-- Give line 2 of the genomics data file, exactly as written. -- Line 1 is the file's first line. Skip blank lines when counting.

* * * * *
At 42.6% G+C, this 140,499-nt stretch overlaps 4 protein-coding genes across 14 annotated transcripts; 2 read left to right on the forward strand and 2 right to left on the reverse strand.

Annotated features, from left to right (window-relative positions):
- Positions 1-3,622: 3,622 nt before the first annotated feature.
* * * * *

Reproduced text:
Annotated features, from left to right (window-relative positions):